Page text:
PORTLAND — Ricky Davis knew something was wrong with his left knee. He had constant pain and couldn’t get any push off the leg. And for someone who made his living as a scorer, that wasn’t good.

He was told it was tendinitis, but felt it was worse.

And it was. After he was let go by the NBA’s Los Angeles Clippers in 2010, after he played a year in Turkey, Davis went to see a specialist. He was told he had a torn patella, the flat triangular bone that protects the knee joint.

Surgery followed. Davis went on to play in China and later France. And now, feeling healthy for the first time in many years, the 32-year-old Davis is beginning his journey back to the NBA with the Maine Red Claws.

While he knows he can make more money overseas, Davis said the NBA Development League is his best chance to get back to basketball’s highest level.

“I’m going to get my chance to show people I’m injury-free,” said Davis before Saturday’s Red Claws game. “I’ve been playing good and I’m ready to go back.”


He had been working out in Los Angeles and Minnesota — “A lot of core work to keep my body strong and shooting the ball, just staying ready,” he said — while waiting for an opportunity to play. The Red Claws selected him from the D-League’s Available Player Pool on Dec. 28.

“This worked out great,” said Davis. “I played in Boston (one of the Red Claws’ NBA affiliates) before. I loved it there. I had some of my best times in Boston.”

Davis, who played 12 years in the NBA, knows that expectations will be high from the fans. A first-round draft pick (21st overall) by Charlotte in 1998, he averaged 13.5 points, 3.3 assists and 3.5 rebounds in 736 games for six teams. His best scoring season was in 2002-03, when he averaged 20.6 points for Cleveland.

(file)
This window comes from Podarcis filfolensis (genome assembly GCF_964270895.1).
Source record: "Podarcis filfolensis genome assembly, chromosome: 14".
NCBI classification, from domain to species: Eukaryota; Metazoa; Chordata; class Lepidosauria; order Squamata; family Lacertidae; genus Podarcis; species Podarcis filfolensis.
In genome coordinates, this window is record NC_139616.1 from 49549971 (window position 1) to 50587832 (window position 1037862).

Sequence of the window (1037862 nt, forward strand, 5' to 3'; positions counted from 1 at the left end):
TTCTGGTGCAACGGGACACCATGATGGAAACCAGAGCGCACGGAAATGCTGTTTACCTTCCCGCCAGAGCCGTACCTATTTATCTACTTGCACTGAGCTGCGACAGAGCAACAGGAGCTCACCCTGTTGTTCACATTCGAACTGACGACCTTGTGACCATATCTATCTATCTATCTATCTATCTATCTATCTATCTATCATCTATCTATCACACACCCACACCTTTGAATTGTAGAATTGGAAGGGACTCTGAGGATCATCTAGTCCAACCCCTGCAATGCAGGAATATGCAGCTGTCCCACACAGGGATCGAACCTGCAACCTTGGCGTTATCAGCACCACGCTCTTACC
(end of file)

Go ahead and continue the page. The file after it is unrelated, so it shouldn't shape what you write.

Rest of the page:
“I feel, based on the type of explosive player I can be, every where, every night, they expect something from me,” he said. “I like the pressure.”

Of course, Davis is remembered by basketball fans for something other than his scoring ability.

On March 16, 2003, while playing for Cleveland, he tried to inflate his rebounding stats so he could get his first career triple-double. The video has had a long shelf life on YouTube and other spots on the internet.


“Oh yeah, it’s everywhere,” said Davis, laughing. “People get on me all the time. But that’s OK.”

It’s really all pretty simple to Davis. If the Red Claws start winning, and he’s a part of that success, then the NBA will notice.

Early on, while the team continues to struggle, with four consecutive losses, Davis has shown his leadership qualities, often directing players to defensive assignments or giving advice to younger players.

“He’s definitely a leader,” said point guard Kenny Hayes. “He’s already got on me for something. I called a head-tap (an offensive play) and he didn’t hear me. He came up to me and told me I had to make sure everyone heard me.”

The leadership role is something Davis now embraces. While known primarily as a scorer, Davis said his time playing overseas, with different rules and styles, helped him mature as a player and person.

“I went overseas and it definitely humbled my game to an all-around game, as opposed to just scoring and scoring and scoring,” he said. “I’m getting in there and was able to do things I didn’t do in the past, make the open play, make the right play. It’s helped me now being 100 percent. I can score and make the right plays.”

Davis said that despite the rough start, he sees good things in this team.

“As long as we keep believing in each other, we’ll be all right,” he said. “We’ve just got to continue to work hard.”

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